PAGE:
Under such circumstances, it is obvious that culture always experiences direct interface and interaction with development. Though development is understood as economic development, it is also to be casted in terms of non-economic development in the context of culture. However, both the dimensions always keep in view a total improvement or development in all spheres of social life. At the national level, development planning in India is mostly governed by an economic ethic which is productive and surplus oriented to facilitate capital accumulation. In this context, development has two major dimensions. It is either externally induced through technology and development programmes, or internally desired, indigenously and endogenously designed. But for the sake of cultural development, we have to go beyond economic realms. If cultural development refers to all round development in all aspects of a society's life, it is impossible mainly because culture cannot be sustained apart from an adequate economic base. Therefore, cultural development cannot ignore economic dimension and vice versa.
But in view of the development of simple or backward communities or especially the development of tribal communities, we have to examine culture-development interface in a different way. Most often it happens that ---
(i) Culture, with its traditional values becomes an obstacle to development.
(ii) Culture of simple society becomes a victim of development.
Due to the impact of modern technology and modern cultures, the culture gradually loses its core values and structures leading to the ultimate collapse of cultures. Sometimes due to acculturation and other aspects of change, along with the way of life, the language or mother tongue of a tribal community also changes. If language, the carrier of culture, changes, the culture is drastically affected. It also happens with religious, social and other traditions of the society which ultimately result in the structural changes of the tribal society. As a result, the tribal cultures develop reactions against development or modernization and most often they are expressed as barriers. The anthropologists who study the development process in so called primitive or economically backward tribal communities, they always intend to --(i) preserve the tribal culture and maintain their ethnic identity and (ii) protect the customs, traditions, values, beliefs, etc. of a tribal community. Therefore, anthropologists vividly study development both as an obstacle as well as promoter of cultural values and traditions. Such obstacles within the culture are taken as barriers and promotive factors as stimulants. Anthropologists also classify them universally as -psychological, social and cultural barriers as well as stimulants to change or development.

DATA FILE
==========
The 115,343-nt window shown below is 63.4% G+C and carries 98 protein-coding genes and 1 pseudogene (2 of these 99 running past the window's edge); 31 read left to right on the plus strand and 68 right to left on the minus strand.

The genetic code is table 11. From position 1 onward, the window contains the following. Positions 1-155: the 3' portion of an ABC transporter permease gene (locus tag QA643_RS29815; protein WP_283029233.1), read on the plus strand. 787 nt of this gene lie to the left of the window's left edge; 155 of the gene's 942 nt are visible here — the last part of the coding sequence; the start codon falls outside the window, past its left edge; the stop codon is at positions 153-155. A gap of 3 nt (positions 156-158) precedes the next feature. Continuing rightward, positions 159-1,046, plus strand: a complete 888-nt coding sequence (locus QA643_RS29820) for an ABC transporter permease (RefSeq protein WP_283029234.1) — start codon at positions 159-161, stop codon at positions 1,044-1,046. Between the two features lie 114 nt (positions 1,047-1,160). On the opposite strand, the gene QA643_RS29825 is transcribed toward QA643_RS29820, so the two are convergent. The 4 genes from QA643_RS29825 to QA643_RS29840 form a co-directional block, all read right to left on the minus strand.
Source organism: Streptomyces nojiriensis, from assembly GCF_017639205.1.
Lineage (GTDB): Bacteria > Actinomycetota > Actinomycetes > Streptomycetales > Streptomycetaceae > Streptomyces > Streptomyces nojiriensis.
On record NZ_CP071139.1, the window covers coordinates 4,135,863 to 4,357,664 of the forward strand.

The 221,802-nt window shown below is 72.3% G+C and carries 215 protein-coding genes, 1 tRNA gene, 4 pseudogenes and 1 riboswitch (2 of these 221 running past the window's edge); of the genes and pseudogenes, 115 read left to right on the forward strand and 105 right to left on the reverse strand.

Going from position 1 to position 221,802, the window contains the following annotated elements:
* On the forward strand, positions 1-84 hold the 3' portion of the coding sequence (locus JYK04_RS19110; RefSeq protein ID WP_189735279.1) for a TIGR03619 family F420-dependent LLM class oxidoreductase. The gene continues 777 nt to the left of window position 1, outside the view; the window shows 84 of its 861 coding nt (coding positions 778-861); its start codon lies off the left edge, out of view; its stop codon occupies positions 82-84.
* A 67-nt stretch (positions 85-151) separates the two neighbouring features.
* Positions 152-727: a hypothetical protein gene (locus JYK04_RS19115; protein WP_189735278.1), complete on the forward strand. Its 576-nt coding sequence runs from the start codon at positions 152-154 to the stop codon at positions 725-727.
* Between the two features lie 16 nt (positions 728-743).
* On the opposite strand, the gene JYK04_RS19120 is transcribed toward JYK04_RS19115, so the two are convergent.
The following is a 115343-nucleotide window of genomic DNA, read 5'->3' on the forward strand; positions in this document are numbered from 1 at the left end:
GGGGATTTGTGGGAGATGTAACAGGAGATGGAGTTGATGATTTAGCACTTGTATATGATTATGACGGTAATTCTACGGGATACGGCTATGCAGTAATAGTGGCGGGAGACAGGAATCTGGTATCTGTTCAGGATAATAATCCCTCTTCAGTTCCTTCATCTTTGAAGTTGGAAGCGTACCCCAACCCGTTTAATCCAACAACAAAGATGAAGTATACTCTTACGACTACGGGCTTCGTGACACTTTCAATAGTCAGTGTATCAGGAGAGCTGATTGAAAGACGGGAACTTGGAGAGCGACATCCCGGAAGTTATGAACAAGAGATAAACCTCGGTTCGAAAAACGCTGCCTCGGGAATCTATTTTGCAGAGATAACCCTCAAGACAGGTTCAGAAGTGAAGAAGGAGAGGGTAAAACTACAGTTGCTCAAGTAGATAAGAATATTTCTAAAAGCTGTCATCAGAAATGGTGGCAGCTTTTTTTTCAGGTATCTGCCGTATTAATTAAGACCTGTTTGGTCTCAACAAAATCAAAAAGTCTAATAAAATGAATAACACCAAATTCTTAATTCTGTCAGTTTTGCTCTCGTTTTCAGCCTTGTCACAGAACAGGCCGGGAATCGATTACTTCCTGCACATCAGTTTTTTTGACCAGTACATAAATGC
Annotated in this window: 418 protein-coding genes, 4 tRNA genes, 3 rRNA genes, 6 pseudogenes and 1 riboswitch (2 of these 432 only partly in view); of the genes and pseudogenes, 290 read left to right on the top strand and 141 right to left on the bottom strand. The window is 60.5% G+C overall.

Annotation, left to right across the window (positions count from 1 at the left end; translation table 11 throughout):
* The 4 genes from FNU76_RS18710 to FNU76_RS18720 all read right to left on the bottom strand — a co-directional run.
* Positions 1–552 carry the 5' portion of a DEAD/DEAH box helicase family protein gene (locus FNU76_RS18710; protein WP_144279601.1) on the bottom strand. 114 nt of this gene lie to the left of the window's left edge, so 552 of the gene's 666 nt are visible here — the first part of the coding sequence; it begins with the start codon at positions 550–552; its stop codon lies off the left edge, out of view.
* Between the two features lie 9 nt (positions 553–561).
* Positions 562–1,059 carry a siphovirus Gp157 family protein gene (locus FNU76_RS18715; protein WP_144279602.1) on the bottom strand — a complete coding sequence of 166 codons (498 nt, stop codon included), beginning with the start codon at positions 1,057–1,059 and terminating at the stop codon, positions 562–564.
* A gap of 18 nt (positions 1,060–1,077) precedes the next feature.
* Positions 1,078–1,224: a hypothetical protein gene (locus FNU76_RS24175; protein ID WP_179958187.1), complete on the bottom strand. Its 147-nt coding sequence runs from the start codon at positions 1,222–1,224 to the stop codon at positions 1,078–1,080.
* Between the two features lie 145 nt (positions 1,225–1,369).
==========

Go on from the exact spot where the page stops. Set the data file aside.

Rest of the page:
At the end, it is needless to state that the above-mentioned conceptual discourse on the culture and development are the realities of socio-cultural traditions of tribals all over the world. In most cases by accepting the values of modern society, the tribals lose their own values and traditions and in some cases they also accept and encounter a complete change of their tribal identity. However, the process of change turns back and the so called tribals after losing their traditional values internally develop a desire to revive their traditional culture. Through revivalistic attitude or sometimes revitalization movements the culture reappears and survives even though the modern values in the field of economic transactions exist simultaneously adding to the quality or standard of life at par with modern society.
1. Dash,Jagannath-1998-Human Ecology of Foragers, Commonwealth Publishers, New Delhi.
2. Flammang, Robert A.-1979-Economic Growth and Economic Development: Counterparts or Competitors?,In Economic Development and Cultural Change, Vol.28,No.1.
3. Madan, T. N.-!983- Culture and Development, Oxford University Press, Delhi.
4. Schumacher,E. F.-1977-Small Is Beautiful: A Study of Economics asif People Mattered,Radha Krishna, New Delhi